As an undergraduate at the Massachusetts Institute of Technology, Coleman attended a lecture by Sally Ride, the first woman in space. Listening to Ride and being able to shake her hand after the lecture left Coleman with a broader idea of who could be an astronaut.

“When I thought about what astronauts looked like, I had in my mind a picture of the Mercury 7 standing in front of an airplane and they were all a bunch of old guys with no hair,” said Coleman. “And it certainly didn’t say to me, this could be you.”

“It wasn’t until I went to college and Sally Ride came to talk, it just opened up that possibility of if she could do it then I could aspire to do it too,” said Coleman. “I remember thinking that it counted that she was well educated and smart, and at the same time she had this job that had adventure and some thrills to it.”

After MIT, Coleman went to the University of Massachusetts at Amherst to pursue graduate work in chemistry. Another critical encounter for Coleman happened later after graduate school when she was in the Air Force and applying for the astronaut program. She was participating in a science day for the community, and Kathy Sullivan, a crewmember of three Space Shuttle missions and the first American woman to walk in space, was the main speaker. The people who organized the event knew that Coleman was interested in becoming an astronaut and arranged for Coleman to meet Sullivan. Sullivan then went on to spend more than an hour speaking with Coleman, discussing the application process, what the job was like, and giving her advice.

STS-93 Crew

“The fact that this woman who was on this huge pedestal for me was willing to take almost an hour out of her day was really meaningful to me,” said Coleman. “I kept saying, ‘I think we should get back to the symposium,’ and she would say, ‘no, this is part of my job and this is really important because we need more astronauts who are qualified.’”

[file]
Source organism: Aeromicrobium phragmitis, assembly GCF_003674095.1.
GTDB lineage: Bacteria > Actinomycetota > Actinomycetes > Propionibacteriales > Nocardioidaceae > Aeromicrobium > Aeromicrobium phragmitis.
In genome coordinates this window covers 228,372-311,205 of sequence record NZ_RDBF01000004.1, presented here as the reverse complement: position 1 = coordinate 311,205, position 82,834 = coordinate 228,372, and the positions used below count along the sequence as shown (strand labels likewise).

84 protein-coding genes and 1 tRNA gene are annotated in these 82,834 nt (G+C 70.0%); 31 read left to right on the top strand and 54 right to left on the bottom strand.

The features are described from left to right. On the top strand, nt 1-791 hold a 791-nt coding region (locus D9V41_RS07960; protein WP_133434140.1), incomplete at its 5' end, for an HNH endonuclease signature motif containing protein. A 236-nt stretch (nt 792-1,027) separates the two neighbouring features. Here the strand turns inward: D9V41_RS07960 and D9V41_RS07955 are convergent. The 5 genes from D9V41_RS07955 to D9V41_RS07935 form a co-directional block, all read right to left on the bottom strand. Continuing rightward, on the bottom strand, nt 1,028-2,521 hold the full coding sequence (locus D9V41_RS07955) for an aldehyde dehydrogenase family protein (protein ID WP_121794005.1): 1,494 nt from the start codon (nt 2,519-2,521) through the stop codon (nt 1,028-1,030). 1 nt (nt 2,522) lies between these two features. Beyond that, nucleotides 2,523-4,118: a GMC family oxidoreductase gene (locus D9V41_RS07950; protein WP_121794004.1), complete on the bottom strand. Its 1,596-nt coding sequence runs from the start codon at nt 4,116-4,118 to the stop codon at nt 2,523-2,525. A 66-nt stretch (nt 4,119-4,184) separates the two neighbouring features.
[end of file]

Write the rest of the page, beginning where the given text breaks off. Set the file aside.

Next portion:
Coleman joined the NASA astronaut core in 1992. She flew her first mission into space in 1995 as a member of the STS-73 crew that included experiments on biotechnology, combustion science, and the physics of fluid. On just her second flight, Coleman was selected to be the mission specialist on STS-93 in 1999 that deployed Chandra out of the Shuttle’s payload bay using its robotic arm.

-Megan Watzke & Kim Arcand, CXC.

Part 2: The extra risks posed by the Space Shuttle’s cargo.

A full length article resulting from the 2014 interviews with Eileen Collins and Cady Coleman will appear in a forthcoming chapter of the non-profit "Women in STEM Anthology" celebrating Ada Lovelace Day, an international day celebrating the achievements of women in science, technology, engineering and math.

Disclaimer: This service is provided as a free forum for registered users. Users' comments do not reflect the views of the Chandra X-ray Center and the Harvard-Smithsonian Center for Astrophysics.
Please note this is a moderated blog. No pornography, spam, profanity or discriminatory remarks are allowed. No personal attacks are allowed. Users should stay on topic to keep it relevant for the readers.
Read the privacy statement